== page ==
Currently, snapCard collects a 2 percent fee on every transaction, but the company plans to move to a flat monthly fee model, which will fall somewhere in the $2 to $10 per month, according to co-founder Giannaros. Tax payments, for example, carry a $10 flat fee.

Along the way, the company has surveyed these users and the most common request among the several hundred responses was the addition of a bitcoin bill-pay solution (with some mentioning the option to pay the IRS specifically) as their most coveted feature.

Like other bitcoin merchants and service providers, snapCard is forced to grapple with currency risk. The company holds a portion of all payments in bitcoin, enough to enable several days worth of float, but converts the balance into dollars immediately to reduce its exposure to exchange rate fluctuations.

The company also faces the risk that users will attempt to “short” the company by attempting to return or reverse purchases after the price of bitcoin increases. This is made possible by snapCard’s policy of processing returns in the same currency that the original purchase was made in. Overture and other merchants have instead chosen to process refunds in store credit or in USD. Giannaros acknowledges the risk, but insists his company has not yet seen this type of abuse. He argues the customer service benefits of snapCard’s return policy outweigh the currency risks. Without the ability to hedge this bet, however, it could prove to be an expensive lesson in human nature for the young company.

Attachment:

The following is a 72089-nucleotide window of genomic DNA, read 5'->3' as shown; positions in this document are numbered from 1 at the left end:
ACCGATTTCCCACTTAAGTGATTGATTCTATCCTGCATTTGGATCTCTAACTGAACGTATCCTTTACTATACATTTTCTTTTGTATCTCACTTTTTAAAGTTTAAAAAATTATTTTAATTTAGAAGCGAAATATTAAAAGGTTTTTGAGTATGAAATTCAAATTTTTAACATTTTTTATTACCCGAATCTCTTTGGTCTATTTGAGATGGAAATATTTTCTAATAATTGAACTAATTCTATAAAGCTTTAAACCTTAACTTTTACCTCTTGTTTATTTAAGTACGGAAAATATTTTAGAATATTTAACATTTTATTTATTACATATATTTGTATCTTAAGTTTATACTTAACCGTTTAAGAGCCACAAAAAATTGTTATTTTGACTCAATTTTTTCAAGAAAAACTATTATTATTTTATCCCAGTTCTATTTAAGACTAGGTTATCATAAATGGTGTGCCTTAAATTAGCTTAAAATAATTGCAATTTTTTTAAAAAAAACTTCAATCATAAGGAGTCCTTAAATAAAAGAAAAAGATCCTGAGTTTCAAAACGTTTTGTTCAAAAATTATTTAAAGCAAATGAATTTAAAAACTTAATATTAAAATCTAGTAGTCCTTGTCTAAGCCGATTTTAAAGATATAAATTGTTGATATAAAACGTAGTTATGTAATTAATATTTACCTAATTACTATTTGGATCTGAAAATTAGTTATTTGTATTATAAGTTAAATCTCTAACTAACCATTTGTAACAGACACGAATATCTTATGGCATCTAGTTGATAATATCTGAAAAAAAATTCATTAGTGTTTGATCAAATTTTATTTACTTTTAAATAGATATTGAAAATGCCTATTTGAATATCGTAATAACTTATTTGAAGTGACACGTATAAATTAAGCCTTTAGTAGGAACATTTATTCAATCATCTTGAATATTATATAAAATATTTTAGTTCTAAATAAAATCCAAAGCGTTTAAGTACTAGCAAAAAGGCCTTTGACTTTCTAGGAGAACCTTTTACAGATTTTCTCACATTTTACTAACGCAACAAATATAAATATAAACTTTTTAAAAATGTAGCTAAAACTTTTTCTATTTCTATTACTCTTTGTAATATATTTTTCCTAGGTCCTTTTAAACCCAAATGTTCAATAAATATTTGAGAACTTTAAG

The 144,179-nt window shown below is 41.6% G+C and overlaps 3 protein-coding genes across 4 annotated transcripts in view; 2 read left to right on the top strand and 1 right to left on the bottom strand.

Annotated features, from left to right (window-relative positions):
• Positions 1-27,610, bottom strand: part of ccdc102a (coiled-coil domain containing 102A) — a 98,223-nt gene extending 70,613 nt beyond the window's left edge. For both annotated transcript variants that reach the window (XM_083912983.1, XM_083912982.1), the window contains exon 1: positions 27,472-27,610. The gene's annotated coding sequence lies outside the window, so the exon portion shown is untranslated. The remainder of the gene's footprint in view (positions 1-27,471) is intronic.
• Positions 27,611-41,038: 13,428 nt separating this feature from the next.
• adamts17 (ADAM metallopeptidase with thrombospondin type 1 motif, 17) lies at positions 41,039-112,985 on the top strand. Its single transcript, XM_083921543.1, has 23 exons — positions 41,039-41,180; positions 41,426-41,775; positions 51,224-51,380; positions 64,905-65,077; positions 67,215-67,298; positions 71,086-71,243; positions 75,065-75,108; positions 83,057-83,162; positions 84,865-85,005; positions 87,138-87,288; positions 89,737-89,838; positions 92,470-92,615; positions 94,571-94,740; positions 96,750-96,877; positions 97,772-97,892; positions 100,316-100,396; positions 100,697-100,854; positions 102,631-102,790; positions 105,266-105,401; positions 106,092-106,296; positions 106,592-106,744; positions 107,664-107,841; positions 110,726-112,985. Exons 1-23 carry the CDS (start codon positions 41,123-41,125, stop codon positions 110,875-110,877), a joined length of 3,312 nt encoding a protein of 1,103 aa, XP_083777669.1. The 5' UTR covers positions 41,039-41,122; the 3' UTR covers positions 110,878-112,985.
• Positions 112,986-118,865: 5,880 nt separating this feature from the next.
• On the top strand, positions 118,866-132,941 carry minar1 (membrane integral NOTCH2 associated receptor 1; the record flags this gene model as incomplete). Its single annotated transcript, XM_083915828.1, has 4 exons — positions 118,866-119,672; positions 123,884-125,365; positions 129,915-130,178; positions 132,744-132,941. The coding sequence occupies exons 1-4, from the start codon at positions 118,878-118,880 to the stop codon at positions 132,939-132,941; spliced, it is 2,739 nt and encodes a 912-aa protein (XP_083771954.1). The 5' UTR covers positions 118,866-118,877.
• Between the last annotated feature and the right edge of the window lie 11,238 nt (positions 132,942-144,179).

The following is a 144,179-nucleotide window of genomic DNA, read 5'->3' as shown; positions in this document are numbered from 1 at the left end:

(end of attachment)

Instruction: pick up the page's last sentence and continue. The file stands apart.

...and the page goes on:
In many ways, paying bills and even your taxes is still a novelty and offers little financial benefit. Merchants, on the other hand, may receive some benefit through reduced payment processing fees. Increasing the volume and value of bitcoin commerce is of primary concern to bitcoin enthusiasts who aim to create a more stable, more liquid market for the cryptocurrency. The market has averaged just 60,000 bitcoin transactions per day over the last year and generated just 102,000 transactions on its highest volume day. The more places there are to spend bitcoin, the better, and, conceivably, the less necessary it will be to ever exchange bitcoin into dollars or other fiat currency.

It’s been widely speculated that bitcoin will be used as a means of avoiding paying taxes – or sheltering wealth from the IRS, much as one would by dealing only in cash, only with no requirement that your transaction counterparty be complicit in the scam. While that may be true for some bitcoin users, it’s far from the only value of the payment protocol and alternative currency. For those who wish to see a vibrant and legal bitcoin market develop, paying the IRS in a currency other than dollars is a seminal moment, even if it is slightly ironic.

The biggest remaining challenge for snapCard is to drive awareness of its service and build trust in the notoriously skeptical and frequently victimized bitcoin community.

“What we’re doing is not difficult technically,” Giannaros says. “What’s difficult is making the process seamless and building the necessary trust within the community.”